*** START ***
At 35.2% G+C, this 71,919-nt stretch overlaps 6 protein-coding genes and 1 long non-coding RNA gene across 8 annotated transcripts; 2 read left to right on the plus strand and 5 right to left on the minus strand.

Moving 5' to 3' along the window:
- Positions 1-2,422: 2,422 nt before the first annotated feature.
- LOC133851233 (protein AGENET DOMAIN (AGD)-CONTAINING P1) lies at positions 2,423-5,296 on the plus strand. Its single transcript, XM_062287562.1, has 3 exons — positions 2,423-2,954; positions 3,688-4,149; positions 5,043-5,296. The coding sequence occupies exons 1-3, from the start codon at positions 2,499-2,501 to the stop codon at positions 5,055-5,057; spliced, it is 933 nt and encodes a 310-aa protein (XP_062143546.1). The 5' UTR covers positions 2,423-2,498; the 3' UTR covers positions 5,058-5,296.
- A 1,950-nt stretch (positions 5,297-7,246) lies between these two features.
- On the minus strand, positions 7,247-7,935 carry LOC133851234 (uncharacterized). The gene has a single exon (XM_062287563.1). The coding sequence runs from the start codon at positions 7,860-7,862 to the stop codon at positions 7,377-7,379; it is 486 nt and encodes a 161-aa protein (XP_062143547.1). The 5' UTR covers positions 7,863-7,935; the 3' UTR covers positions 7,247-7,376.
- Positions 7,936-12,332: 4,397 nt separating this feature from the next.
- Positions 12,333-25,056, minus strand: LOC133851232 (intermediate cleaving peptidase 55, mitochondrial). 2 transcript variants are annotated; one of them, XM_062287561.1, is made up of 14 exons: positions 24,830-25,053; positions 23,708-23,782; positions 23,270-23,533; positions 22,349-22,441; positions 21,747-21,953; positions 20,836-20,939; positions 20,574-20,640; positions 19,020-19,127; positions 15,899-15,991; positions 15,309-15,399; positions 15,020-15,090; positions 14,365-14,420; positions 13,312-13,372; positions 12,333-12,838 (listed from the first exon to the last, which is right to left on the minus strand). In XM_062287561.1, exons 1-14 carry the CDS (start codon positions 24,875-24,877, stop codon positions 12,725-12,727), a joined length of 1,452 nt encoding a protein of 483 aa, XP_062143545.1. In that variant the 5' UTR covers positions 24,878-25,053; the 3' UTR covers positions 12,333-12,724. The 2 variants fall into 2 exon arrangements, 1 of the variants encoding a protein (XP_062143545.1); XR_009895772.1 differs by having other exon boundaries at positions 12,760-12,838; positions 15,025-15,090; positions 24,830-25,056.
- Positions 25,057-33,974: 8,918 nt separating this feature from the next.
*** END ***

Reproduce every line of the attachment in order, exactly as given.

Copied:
At 35.2% G+C, this 71,919-nt stretch overlaps 6 protein-coding genes and 1 long non-coding RNA gene across 8 annotated transcripts; 2 read left to right on the plus strand and 5 right to left on the minus strand.

Moving 5' to 3' along the window:
- Positions 1-2,422: 2,422 nt before the first annotated feature.
- LOC133851233 (protein AGENET DOMAIN (AGD)-CONTAINING P1) lies at positions 2,423-5,296 on the plus strand. Its single transcript, XM_062287562.1, has 3 exons — positions 2,423-2,954; positions 3,688-4,149; positions 5,043-5,296. The coding sequence occupies exons 1-3, from the start codon at positions 2,499-2,501 to the stop codon at positions 5,055-5,057; spliced, it is 933 nt and encodes a 310-aa protein (XP_062143546.1). The 5' UTR covers positions 2,423-2,498; the 3' UTR covers positions 5,058-5,296.
- A 1,950-nt stretch (positions 5,297-7,246) lies between these two features.
- On the minus strand, positions 7,247-7,935 carry LOC133851234 (uncharacterized). The gene has a single exon (XM_062287563.1). The coding sequence runs from the start codon at positions 7,860-7,862 to the stop codon at positions 7,377-7,379; it is 486 nt and encodes a 161-aa protein (XP_062143547.1). The 5' UTR covers positions 7,863-7,935; the 3' UTR covers positions 7,247-7,376.
- Positions 7,936-12,332: 4,397 nt separating this feature from the next.
- Positions 12,333-25,056, minus strand: LOC133851232 (intermediate cleaving peptidase 55, mitochondrial). 2 transcript variants are annotated; one of them, XM_062287561.1, is made up of 14 exons: positions 24,830-25,053; positions 23,708-23,782; positions 23,270-23,533; positions 22,349-22,441; positions 21,747-21,953; positions 20,836-20,939; positions 20,574-20,640; positions 19,020-19,127; positions 15,899-15,991; positions 15,309-15,399; positions 15,020-15,090; positions 14,365-14,420; positions 13,312-13,372; positions 12,333-12,838 (listed from the first exon to the last, which is right to left on the minus strand). In XM_062287561.1, exons 1-14 carry the CDS (start codon positions 24,875-24,877, stop codon positions 12,725-12,727), a joined length of 1,452 nt encoding a protein of 483 aa, XP_062143545.1. In that variant the 5' UTR covers positions 24,878-25,053; the 3' UTR covers positions 12,333-12,724. The 2 variants fall into 2 exon arrangements, 1 of the variants encoding a protein (XP_062143545.1); XR_009895772.1 differs by having other exon boundaries at positions 12,760-12,838; positions 15,025-15,090; positions 24,830-25,056.
- Positions 25,057-33,974: 8,918 nt separating this feature from the next.